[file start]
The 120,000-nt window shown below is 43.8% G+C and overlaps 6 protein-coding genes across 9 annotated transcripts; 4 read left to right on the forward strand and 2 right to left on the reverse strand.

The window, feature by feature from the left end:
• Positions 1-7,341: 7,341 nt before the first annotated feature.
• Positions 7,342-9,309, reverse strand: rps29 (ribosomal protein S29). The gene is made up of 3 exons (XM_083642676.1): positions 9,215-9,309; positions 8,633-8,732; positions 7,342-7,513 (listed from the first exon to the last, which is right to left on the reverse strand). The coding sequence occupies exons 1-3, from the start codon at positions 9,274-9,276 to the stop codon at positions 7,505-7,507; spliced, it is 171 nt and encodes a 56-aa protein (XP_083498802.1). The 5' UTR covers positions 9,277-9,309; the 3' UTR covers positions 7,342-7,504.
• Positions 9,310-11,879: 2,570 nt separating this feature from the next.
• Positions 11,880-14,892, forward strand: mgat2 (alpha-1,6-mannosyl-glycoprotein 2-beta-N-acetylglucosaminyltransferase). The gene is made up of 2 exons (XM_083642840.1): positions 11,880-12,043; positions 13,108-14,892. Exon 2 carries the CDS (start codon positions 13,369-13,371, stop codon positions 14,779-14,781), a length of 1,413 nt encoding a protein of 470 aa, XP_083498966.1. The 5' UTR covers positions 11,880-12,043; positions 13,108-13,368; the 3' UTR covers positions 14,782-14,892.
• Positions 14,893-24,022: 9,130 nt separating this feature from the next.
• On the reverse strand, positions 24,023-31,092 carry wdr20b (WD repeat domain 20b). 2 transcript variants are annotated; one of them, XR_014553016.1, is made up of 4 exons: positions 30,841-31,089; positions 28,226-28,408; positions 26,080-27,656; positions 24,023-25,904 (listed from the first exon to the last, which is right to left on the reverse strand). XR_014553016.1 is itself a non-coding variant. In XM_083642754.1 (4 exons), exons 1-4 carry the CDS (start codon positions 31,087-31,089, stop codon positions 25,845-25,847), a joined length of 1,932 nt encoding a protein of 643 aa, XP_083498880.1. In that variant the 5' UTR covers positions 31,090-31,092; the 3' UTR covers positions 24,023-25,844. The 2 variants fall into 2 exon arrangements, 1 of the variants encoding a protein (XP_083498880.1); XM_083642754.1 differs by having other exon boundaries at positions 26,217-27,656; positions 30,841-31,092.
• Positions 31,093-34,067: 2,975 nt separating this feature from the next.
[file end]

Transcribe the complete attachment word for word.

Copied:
The 120,000-nt window shown below is 43.8% G+C and overlaps 6 protein-coding genes across 9 annotated transcripts; 4 read left to right on the forward strand and 2 right to left on the reverse strand.

The window, feature by feature from the left end:
• Positions 1-7,341: 7,341 nt before the first annotated feature.
• Positions 7,342-9,309, reverse strand: rps29 (ribosomal protein S29). The gene is made up of 3 exons (XM_083642676.1): positions 9,215-9,309; positions 8,633-8,732; positions 7,342-7,513 (listed from the first exon to the last, which is right to left on the reverse strand). The coding sequence occupies exons 1-3, from the start codon at positions 9,274-9,276 to the stop codon at positions 7,505-7,507; spliced, it is 171 nt and encodes a 56-aa protein (XP_083498802.1). The 5' UTR covers positions 9,277-9,309; the 3' UTR covers positions 7,342-7,504.
• Positions 9,310-11,879: 2,570 nt separating this feature from the next.
• Positions 11,880-14,892, forward strand: mgat2 (alpha-1,6-mannosyl-glycoprotein 2-beta-N-acetylglucosaminyltransferase). The gene is made up of 2 exons (XM_083642840.1): positions 11,880-12,043; positions 13,108-14,892. Exon 2 carries the CDS (start codon positions 13,369-13,371, stop codon positions 14,779-14,781), a length of 1,413 nt encoding a protein of 470 aa, XP_083498966.1. The 5' UTR covers positions 11,880-12,043; positions 13,108-13,368; the 3' UTR covers positions 14,782-14,892.
• Positions 14,893-24,022: 9,130 nt separating this feature from the next.
• On the reverse strand, positions 24,023-31,092 carry wdr20b (WD repeat domain 20b). 2 transcript variants are annotated; one of them, XR_014553016.1, is made up of 4 exons: positions 30,841-31,089; positions 28,226-28,408; positions 26,080-27,656; positions 24,023-25,904 (listed from the first exon to the last, which is right to left on the reverse strand). XR_014553016.1 is itself a non-coding variant. In XM_083642754.1 (4 exons), exons 1-4 carry the CDS (start codon positions 31,087-31,089, stop codon positions 25,845-25,847), a joined length of 1,932 nt encoding a protein of 643 aa, XP_083498880.1. In that variant the 5' UTR covers positions 31,090-31,092; the 3' UTR covers positions 24,023-25,844. The 2 variants fall into 2 exon arrangements, 1 of the variants encoding a protein (XP_083498880.1); XM_083642754.1 differs by having other exon boundaries at positions 26,217-27,656; positions 30,841-31,092.
• Positions 31,093-34,067: 2,975 nt separating this feature from the next.